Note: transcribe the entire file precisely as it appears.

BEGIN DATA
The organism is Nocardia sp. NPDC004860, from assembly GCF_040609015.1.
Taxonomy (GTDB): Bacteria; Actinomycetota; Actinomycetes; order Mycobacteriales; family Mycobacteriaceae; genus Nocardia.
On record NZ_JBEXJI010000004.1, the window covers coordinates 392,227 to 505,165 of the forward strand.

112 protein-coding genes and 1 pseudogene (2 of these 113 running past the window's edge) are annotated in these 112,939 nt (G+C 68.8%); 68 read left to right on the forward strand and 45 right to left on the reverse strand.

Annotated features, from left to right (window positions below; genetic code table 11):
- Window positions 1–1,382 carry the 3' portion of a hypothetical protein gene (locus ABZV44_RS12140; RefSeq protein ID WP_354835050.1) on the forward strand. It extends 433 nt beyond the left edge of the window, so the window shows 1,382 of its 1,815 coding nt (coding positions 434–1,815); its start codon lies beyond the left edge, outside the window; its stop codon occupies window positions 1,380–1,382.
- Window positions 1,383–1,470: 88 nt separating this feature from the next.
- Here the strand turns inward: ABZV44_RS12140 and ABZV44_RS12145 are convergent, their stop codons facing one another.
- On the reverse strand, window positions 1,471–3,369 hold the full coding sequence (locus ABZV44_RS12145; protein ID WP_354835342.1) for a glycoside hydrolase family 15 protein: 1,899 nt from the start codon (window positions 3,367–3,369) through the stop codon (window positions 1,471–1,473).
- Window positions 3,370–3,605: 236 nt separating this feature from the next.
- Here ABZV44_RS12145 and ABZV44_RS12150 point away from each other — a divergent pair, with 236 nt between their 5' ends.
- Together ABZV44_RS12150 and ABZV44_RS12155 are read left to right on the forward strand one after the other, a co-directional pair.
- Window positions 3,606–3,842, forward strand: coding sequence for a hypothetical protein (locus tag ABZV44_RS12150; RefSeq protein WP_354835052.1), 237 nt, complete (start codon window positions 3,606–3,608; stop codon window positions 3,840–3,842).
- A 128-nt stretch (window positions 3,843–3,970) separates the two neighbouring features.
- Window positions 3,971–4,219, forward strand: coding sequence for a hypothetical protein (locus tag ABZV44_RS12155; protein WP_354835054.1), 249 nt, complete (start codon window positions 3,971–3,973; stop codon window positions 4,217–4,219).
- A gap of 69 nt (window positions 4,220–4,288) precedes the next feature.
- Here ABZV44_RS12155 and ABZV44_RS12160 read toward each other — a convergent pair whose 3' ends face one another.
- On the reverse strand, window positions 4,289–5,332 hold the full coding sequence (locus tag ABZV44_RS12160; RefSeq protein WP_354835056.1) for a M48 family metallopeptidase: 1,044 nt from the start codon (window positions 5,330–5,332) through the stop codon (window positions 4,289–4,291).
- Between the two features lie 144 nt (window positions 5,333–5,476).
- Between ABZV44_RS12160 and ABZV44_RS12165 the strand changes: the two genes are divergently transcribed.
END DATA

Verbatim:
The organism is Nocardia sp. NPDC004860, from assembly GCF_040609015.1.
Taxonomy (GTDB): Bacteria; Actinomycetota; Actinomycetes; order Mycobacteriales; family Mycobacteriaceae; genus Nocardia.
On record NZ_JBEXJI010000004.1, the window covers coordinates 392,227 to 505,165 of the forward strand.

112 protein-coding genes and 1 pseudogene (2 of these 113 running past the window's edge) are annotated in these 112,939 nt (G+C 68.8%); 68 read left to right on the forward strand and 45 right to left on the reverse strand.

Annotated features, from left to right (window positions below; genetic code table 11):
- Window positions 1–1,382 carry the 3' portion of a hypothetical protein gene (locus ABZV44_RS12140; RefSeq protein ID WP_354835050.1) on the forward strand. It extends 433 nt beyond the left edge of the window, so the window shows 1,382 of its 1,815 coding nt (coding positions 434–1,815); its start codon lies beyond the left edge, outside the window; its stop codon occupies window positions 1,380–1,382.
- Window positions 1,383–1,470: 88 nt separating this feature from the next.
- Here the strand turns inward: ABZV44_RS12140 and ABZV44_RS12145 are convergent, their stop codons facing one another.
- On the reverse strand, window positions 1,471–3,369 hold the full coding sequence (locus ABZV44_RS12145; protein ID WP_354835342.1) for a glycoside hydrolase family 15 protein: 1,899 nt from the start codon (window positions 3,367–3,369) through the stop codon (window positions 1,471–1,473).
- Window positions 3,370–3,605: 236 nt separating this feature from the next.
- Here ABZV44_RS12145 and ABZV44_RS12150 point away from each other — a divergent pair, with 236 nt between their 5' ends.
- Together ABZV44_RS12150 and ABZV44_RS12155 are read left to right on the forward strand one after the other, a co-directional pair.
- Window positions 3,606–3,842, forward strand: coding sequence for a hypothetical protein (locus tag ABZV44_RS12150; RefSeq protein WP_354835052.1), 237 nt, complete (start codon window positions 3,606–3,608; stop codon window positions 3,840–3,842).
- A 128-nt stretch (window positions 3,843–3,970) separates the two neighbouring features.
- Window positions 3,971–4,219, forward strand: coding sequence for a hypothetical protein (locus tag ABZV44_RS12155; protein WP_354835054.1), 249 nt, complete (start codon window positions 3,971–3,973; stop codon window positions 4,217–4,219).
- A gap of 69 nt (window positions 4,220–4,288) precedes the next feature.
- Here ABZV44_RS12155 and ABZV44_RS12160 read toward each other — a convergent pair whose 3' ends face one another.
- On the reverse strand, window positions 4,289–5,332 hold the full coding sequence (locus tag ABZV44_RS12160; RefSeq protein WP_354835056.1) for a M48 family metallopeptidase: 1,044 nt from the start codon (window positions 5,330–5,332) through the stop codon (window positions 4,289–4,291).
- Between the two features lie 144 nt (window positions 5,333–5,476).
- Between ABZV44_RS12160 and ABZV44_RS12165 the strand changes: the two genes are divergently transcribed.